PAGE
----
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Stony Brook hosts rally on student suicide prevention legislation

President Maurie McInnis speaking at the One More Option rally in the Alan S. DeVries Center on Feb. 23. The rally was an opportunity for student cabinets across Long Island to show their commitment to the Student Suicide Prevention Act by speaking about the importance of the bill.  COBY NUNBERG/THE STATESMAN

On Feb. 23, the Undergraduate Student Government (USG) and partner nonprofit organization One More Option hosted several other college student governments at a rally in the Alan S. deVries Center to push for stronger legislation regarding student suicide prevention and intervention. 

The rally was an opportunity for student cabinets and leaders all over Long Island to show their commitment to revising the Student Suicide Prevention Act by urging their local county governments to support the bill and speaking about the importance of the bill.

Among the student cabinet members present there were also Stony Brook University faculty members and local legislators, like Chad Lennon (R-Rocky Point).

While there are already provisions for students in grades seven through 12, the revised bill hopes to expand the scope of the current bill to drop all the way down to third grade and up to university students. The current version also fails to address the needs of students in private, charter and independent schools — thus, they will also be included in the bill.

The methods will also be expanded from the original by mandating all school personnel to receive student suicide training at least once, which 37 other states already enforce. Additionally, there are requirements to make already existing resources more visible for intervention, prevention and postvention.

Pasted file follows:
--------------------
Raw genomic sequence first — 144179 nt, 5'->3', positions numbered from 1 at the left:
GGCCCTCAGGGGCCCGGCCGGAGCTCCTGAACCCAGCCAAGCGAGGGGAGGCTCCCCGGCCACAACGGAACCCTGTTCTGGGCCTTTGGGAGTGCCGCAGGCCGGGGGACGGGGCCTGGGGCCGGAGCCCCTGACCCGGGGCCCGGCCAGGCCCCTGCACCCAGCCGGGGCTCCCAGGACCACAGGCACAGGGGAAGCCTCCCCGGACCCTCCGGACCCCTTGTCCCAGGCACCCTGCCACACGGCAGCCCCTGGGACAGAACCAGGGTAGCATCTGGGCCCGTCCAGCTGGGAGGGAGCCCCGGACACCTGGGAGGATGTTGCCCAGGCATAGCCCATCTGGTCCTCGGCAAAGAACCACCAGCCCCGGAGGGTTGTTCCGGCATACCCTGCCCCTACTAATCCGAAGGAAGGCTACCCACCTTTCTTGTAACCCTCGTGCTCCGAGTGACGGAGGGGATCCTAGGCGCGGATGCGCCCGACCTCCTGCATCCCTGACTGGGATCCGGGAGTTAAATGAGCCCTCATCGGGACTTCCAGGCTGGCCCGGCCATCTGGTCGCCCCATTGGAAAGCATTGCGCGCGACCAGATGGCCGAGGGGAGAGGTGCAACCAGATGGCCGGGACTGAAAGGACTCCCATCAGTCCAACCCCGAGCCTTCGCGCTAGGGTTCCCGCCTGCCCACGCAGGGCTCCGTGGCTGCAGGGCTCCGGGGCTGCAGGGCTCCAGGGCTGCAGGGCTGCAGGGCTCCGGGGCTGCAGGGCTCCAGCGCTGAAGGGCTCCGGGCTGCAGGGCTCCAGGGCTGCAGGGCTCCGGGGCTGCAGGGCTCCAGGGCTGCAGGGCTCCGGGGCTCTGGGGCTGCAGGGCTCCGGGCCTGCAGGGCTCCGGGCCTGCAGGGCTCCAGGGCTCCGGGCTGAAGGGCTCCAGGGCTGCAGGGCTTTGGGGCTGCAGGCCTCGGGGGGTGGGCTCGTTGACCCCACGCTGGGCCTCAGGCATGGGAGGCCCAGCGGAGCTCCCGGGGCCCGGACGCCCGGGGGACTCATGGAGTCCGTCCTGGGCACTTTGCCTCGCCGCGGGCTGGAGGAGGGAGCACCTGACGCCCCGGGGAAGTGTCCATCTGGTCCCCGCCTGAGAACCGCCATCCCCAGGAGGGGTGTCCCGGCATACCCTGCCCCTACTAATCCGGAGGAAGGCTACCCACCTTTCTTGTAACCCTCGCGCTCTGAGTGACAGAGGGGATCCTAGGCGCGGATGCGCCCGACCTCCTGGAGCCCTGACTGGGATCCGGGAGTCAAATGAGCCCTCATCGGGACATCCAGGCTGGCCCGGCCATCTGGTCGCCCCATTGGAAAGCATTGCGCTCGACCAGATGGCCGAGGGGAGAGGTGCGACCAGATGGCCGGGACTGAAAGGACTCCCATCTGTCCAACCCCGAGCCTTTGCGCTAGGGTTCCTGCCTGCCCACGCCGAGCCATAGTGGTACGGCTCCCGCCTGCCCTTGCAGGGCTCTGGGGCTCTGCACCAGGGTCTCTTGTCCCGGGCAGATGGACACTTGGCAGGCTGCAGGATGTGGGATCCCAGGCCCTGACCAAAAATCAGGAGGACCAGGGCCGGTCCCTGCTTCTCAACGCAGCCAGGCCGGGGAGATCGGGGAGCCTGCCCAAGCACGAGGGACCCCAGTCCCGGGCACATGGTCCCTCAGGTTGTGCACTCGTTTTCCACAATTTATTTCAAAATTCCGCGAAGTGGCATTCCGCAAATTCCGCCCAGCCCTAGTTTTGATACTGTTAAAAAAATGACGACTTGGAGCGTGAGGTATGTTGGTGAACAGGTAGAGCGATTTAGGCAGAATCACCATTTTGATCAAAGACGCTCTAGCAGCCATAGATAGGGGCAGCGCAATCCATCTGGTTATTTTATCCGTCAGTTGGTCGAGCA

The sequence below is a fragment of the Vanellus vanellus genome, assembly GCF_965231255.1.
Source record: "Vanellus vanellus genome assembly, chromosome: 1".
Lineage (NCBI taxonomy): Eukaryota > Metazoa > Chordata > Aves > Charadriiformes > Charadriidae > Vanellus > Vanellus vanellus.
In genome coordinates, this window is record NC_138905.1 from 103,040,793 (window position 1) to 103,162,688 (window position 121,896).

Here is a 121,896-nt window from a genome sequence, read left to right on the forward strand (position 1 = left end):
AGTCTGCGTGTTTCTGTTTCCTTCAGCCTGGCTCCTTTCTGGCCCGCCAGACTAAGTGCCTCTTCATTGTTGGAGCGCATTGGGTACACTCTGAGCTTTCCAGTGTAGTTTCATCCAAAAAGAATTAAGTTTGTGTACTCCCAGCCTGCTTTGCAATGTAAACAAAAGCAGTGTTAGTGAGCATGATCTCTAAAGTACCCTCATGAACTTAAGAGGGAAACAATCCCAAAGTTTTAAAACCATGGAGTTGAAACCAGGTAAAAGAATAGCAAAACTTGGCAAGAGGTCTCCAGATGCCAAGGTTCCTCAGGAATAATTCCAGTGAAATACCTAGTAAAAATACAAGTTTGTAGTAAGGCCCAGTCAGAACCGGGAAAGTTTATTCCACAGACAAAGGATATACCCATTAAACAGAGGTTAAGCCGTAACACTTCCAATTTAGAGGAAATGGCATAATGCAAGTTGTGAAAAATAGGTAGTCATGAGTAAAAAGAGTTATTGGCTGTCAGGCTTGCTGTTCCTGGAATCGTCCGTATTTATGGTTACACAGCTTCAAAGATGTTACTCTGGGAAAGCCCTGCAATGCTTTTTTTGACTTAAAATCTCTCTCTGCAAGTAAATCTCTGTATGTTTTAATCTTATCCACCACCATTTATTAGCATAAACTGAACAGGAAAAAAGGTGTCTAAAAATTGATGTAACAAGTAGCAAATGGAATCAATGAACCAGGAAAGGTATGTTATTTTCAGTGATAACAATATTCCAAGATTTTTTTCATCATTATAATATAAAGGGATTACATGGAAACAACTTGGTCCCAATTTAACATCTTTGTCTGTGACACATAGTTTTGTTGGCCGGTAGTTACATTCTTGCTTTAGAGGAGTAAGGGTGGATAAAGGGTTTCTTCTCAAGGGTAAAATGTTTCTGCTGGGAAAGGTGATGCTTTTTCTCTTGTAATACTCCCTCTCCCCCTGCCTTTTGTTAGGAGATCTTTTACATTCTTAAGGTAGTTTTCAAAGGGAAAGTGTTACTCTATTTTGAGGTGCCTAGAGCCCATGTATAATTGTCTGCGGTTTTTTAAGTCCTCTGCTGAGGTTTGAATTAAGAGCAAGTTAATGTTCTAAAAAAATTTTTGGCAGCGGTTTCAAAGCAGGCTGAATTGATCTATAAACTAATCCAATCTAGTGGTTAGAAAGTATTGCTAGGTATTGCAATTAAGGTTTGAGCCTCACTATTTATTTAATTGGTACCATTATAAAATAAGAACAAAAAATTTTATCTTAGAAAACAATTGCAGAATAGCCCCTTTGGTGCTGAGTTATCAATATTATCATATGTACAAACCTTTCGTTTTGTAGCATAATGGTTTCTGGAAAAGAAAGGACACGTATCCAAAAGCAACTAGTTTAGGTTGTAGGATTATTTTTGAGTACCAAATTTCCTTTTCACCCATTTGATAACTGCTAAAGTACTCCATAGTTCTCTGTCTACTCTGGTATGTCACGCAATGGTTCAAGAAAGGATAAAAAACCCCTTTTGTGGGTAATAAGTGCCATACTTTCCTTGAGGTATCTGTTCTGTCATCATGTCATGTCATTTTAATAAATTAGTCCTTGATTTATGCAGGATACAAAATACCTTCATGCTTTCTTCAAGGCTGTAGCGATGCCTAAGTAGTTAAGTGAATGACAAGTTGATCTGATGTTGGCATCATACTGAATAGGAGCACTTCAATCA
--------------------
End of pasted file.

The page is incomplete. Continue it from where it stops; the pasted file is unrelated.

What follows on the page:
The coalition was joined by Vignesh Subramanian, a senior biology and psychology double major at Stony Brook who founded an organization called One More Option with similar victories for suicide prevention in Connecticut. 

“[A] similar legislation has won on other stages such as New Jersey and Connecticut,” Vignesh said during a speech. “One state stood out. Three and a half million K-12 and college [students] [in New York State] altogether has stood out.” 

New York State’s suicide prevention legislation is far smaller and has not provided coverage for college-age students, which is the demographic that most often contemplates suicide.

The coalition is made up of 30 collegiate student governments statewide and seven from Long Island, all of whom attended the rally to speak on the topic. 

“Suicide is the second highest reason of death for 10-24 [year olds] and are at historic highs,” Vignesh said.

Various other schools on Long Island such as Hofstra University, Adelphi University, Molloy College, Farmingdale State College, Suffolk County Community College, LIU Post and the New York Institute of Technology have all made their own individual attempts at dealing with the issue on a collegiate scale. 

Stony Brook offers Question, Persuade and Refer training (QPR) and Counseling and Psychological Services (CAPS), as well as a new digital service called TimelyCare, which provides students 24/7 access to suicide prevention tools for free, among other initiatives introduced in 2022.

“I’ve been to the Student Health Services Center and used TimelyCare before and TimelyCare is really amazing,” Ben Sonnet, an information systems major working at CAPS, said. “Within minutes you can be connected and even at like 3 a.m. and that’s for physical or mental health needs.”

Now more than ever, mental health and suicide prevention is receiving attention as rates of attempts are at all-time highs. COVID-19 and quarantine made clear impacts on these rates. 

“Suicide is something that students struggle to speak about,” Devin Lobosco, president of USG and a senior majoring in biochemistry and gender studies, said. “If you can’t have that conversation without that person reacting defensively or thinking of it as a joke which is often, unfortunately, you can’t do it. That is 100 percent the biggest barrier in my eyes to actually enacting the suicide prevention tactics we talked about.”

The coalition has reached numerous schools across the state of New York, and during the rally, each of these schools made their voices heard by urging their local senators to take action on the bill. Lennon made an appearance and spoke on his experience as a veteran with suicidal thoughts.

“You’d be surprised, they’re just looking for someone to say, ‘how’re you doing,’” Lennon said. “They thought they were alone. My message to all of you is you’re not alone.”

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